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 Heterometrus spinifer

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LXDNG79
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Location : Borneo, Sarawak, Malaysia
Registration date : 2008-10-16

PostSubject: Heterometrus spinifer   4/3/2009, 6:14 pm

Hello all. I should have posted this a long time ago, but my I've been busy at work. In October 2008, me and my wife went herping in the Cameron Highlands for the weekend. There I found a dealer who sold me 10 H. spinifers: for 10 ringgit each which is the approximate equivalent of under 3 US dollars per scorpion! They were due to be preserved as souvenirs so they were kept in the worst possible conditions. Nonetheless, I was given freedom of selection so I chose 4 males and 6 females that seemed the healthiest. They were some of the biggest Hets I've ever seen.; Giganto, one of my males:
This is a pic of one of the females on my hand: -

Following Mike's advice, I overhauled the contents of my 4ft divided tank: 2 males I had prior, a sub-adult WC and my growing brood of scorplings (Whew!) in order to house the females individually.

My biggest female who I've affectionately named Sidney is absolutely voracious. I'm working on a good feeding clip of her launching out from under a hide to seize a cricket at the other end of her cubicle. This gorgeous dame munching down on a cricket is Portia...

The others I named Isabelle, Roxanne, Helena & Eleanor

After much deliberation I decided to house the males communally. I had a 2 footer that I fitted with two, carefully chosen pieces of wood that would provide ample hiding spaces.

The wood had good sized crevices for even a scorpion their size to squeeze into much to their delight as a strategic ambush spot:
This one had broken tarsus of the chela but was otherwise relatively healthy.

This pic shows the back of the tank that provided an ideal view behind the log hide for easy monitoring.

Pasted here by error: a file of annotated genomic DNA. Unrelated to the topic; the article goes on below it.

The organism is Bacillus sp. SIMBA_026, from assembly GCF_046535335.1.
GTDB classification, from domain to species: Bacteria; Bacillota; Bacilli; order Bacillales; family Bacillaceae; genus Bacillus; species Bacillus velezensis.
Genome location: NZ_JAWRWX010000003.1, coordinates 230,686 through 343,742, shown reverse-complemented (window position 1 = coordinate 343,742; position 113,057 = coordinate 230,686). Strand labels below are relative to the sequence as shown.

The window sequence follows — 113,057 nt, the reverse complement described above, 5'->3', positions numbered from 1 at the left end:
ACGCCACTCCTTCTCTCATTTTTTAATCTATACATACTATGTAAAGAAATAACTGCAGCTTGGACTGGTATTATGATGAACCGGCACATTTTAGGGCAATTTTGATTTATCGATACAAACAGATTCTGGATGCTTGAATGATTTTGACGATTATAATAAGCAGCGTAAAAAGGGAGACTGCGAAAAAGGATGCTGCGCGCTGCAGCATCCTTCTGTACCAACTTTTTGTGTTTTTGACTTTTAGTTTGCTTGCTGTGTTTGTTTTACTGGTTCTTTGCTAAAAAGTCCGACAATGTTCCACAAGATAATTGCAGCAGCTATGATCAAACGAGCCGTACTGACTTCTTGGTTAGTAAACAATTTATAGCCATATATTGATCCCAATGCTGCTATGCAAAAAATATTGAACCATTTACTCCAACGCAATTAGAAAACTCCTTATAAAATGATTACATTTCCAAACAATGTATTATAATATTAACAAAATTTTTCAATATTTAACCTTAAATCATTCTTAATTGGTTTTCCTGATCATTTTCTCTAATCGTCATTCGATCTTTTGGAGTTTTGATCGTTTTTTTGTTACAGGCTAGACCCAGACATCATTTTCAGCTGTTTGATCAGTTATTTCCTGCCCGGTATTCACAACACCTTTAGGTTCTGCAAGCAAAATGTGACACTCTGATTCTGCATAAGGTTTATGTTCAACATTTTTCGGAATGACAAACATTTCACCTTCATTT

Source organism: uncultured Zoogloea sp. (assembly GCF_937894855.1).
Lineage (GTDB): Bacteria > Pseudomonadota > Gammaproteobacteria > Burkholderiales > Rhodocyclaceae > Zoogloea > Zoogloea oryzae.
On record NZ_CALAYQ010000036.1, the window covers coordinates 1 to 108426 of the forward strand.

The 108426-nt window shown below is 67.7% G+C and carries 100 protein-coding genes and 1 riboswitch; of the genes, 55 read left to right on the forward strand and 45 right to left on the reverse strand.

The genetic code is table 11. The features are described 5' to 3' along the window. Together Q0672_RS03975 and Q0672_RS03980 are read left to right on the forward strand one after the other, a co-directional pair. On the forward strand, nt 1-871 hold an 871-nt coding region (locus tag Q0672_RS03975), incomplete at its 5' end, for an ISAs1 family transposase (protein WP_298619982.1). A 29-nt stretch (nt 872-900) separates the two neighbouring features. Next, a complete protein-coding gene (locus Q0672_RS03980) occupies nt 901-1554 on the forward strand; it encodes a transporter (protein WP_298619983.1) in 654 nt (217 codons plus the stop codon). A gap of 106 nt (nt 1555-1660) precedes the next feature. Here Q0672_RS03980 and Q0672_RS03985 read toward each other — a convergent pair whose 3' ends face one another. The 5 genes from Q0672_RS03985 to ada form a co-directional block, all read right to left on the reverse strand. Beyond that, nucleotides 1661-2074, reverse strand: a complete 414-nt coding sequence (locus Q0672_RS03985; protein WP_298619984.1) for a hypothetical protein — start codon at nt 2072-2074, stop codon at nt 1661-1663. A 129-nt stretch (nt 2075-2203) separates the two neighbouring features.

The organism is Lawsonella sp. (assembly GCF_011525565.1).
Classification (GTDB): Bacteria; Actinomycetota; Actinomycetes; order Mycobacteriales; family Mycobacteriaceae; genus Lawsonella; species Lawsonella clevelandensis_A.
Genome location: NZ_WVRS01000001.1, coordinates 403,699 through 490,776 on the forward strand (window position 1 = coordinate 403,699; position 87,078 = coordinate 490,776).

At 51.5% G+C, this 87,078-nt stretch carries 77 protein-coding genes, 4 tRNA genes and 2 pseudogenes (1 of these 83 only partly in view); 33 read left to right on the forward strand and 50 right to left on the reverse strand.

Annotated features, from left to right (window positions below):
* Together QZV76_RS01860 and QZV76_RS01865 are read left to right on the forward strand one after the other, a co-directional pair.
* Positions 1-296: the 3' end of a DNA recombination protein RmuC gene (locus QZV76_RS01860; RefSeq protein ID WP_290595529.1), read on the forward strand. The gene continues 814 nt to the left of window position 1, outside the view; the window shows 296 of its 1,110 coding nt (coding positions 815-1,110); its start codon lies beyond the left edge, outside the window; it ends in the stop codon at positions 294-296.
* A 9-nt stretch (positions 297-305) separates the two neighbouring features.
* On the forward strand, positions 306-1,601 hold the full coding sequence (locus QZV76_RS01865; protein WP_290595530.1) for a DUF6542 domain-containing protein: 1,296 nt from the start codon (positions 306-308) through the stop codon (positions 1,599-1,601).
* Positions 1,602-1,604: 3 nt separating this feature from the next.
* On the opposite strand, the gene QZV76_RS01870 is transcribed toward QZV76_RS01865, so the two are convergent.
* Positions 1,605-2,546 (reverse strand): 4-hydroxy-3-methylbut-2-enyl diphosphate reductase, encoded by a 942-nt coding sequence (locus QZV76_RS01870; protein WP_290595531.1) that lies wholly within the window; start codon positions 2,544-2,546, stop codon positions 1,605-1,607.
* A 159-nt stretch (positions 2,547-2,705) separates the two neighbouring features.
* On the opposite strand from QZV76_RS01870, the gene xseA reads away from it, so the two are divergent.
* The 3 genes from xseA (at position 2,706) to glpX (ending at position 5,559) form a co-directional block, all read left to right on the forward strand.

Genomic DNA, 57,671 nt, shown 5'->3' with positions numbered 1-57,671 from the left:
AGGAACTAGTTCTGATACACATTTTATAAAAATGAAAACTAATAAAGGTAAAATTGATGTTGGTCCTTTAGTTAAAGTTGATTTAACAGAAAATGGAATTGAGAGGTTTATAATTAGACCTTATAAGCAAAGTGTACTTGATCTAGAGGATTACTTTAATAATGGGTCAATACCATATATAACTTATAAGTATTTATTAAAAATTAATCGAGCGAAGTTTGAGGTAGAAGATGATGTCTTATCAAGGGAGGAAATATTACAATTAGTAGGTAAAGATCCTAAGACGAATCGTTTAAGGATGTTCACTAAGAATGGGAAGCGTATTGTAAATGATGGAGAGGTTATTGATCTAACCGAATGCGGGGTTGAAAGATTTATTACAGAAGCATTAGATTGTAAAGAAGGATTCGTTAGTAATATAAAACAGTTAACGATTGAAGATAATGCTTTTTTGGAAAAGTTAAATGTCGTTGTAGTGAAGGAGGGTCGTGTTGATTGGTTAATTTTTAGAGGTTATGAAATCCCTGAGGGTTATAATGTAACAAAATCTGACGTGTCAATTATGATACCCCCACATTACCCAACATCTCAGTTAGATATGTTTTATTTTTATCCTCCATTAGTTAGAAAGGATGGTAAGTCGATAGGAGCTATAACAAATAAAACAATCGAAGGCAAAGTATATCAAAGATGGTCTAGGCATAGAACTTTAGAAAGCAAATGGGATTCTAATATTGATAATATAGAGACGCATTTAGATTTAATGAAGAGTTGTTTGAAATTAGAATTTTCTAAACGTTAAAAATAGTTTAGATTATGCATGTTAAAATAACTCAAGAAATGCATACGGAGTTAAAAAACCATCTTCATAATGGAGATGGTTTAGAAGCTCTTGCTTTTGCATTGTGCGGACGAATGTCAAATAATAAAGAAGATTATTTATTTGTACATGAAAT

A closer look behind the hide.

After some initial but thankfully uneventful squabbling and a generous supply of food, they evidently settled down and were comfortable enough to huddle together as shown in this pic:


Currently the adults are being nursed into well-endowment for breeding. I'm taking my time before attempting to introduce them. It is a possibility that many of the females are already pregnant. Meanwhile the kids are growing steadily into each moult. Now we'll just have to wait and see and hope.


Last edited by GS on 11/30/2011, 12:11 am; edited 1 time in total (Reason for editing : Updated title)
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PostSubject: Re: Heterometrus spinifer   4/3/2009, 6:25 pm

Yesterday (3rd April 2009), One of the Cameron Girls surprised me with this...


This is Helena, inhabiting the 2nd cubicle of the 4ft divider. I haven't counted them yet as I've decided to leave her and the babies be after this pic was taken. I hope to leave the babies in there to see if maternal behavior sustains into 3rd or 4th instar as depicted in the wild.

Just as I was inspecting her I caught glimpse of Eleanor in the 1st cubicle. She's a bit difficult due to her hide, but i managed to see that she too has given birth to a brood of young. This is m second breeding success wtih H. spinifers (st was Angie) and to have 2 at the same time is wonderful to say the least.
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PostSubject: Re: Heterometrus spinifer   4/7/2009, 12:18 am

Enclosure Maintenance
With the babies set to be weened, I thought it would be best if applied a fresh layer of coco peat to give them ample burrowing substrate. This was done precariously, as Helena's hide leaves her quite exposed.

I did my best not to stir her but she reared up her claws in annoyance as I was matting down the coco peat. I also avoided spraying water in direction while I was giving her cubicle a good mist down.


This is the latest shot of Helena with her brood. Eleanor is tougher to take snapshots of cause there is no direct view of her when sheís bunkard in. I can only manage to get a partial glimpse of her through the hide cross section up against the glass divider. That was the only means of knowing that she popped.

In Cubicles 3 and 4 are Roxy and Isabelle; the latter is somewhat visible and is probably my smallest female.

Both of them look plumped but their status is still pending. Between them, Roxy looks the most promising.

Cubicle 5 and 6

Cubicle 5 was Dusunís original home but since she was still 7i, I displaced her for Portia (previously pictured eating a cricket) who was wed to Ted: one of my males that I sold to a friend. Both of them are now with him. As a result Dusun is back in her original home and all grown-up.

Sheís due for plumping and sub sequentially coupling.


Finally, Sidney in cubicle 6 is my largest and most voracious female.

I donít have a tendency to handle my scorps unnecessarily but I took her out just to vividly portray her colossal size which is aptly matched by her feistiness.

Her robust appearance has led me to wonder if she might be different Heterometrus species; probably petersi or laoticus. I took a close-up of her carapace for a positive ID.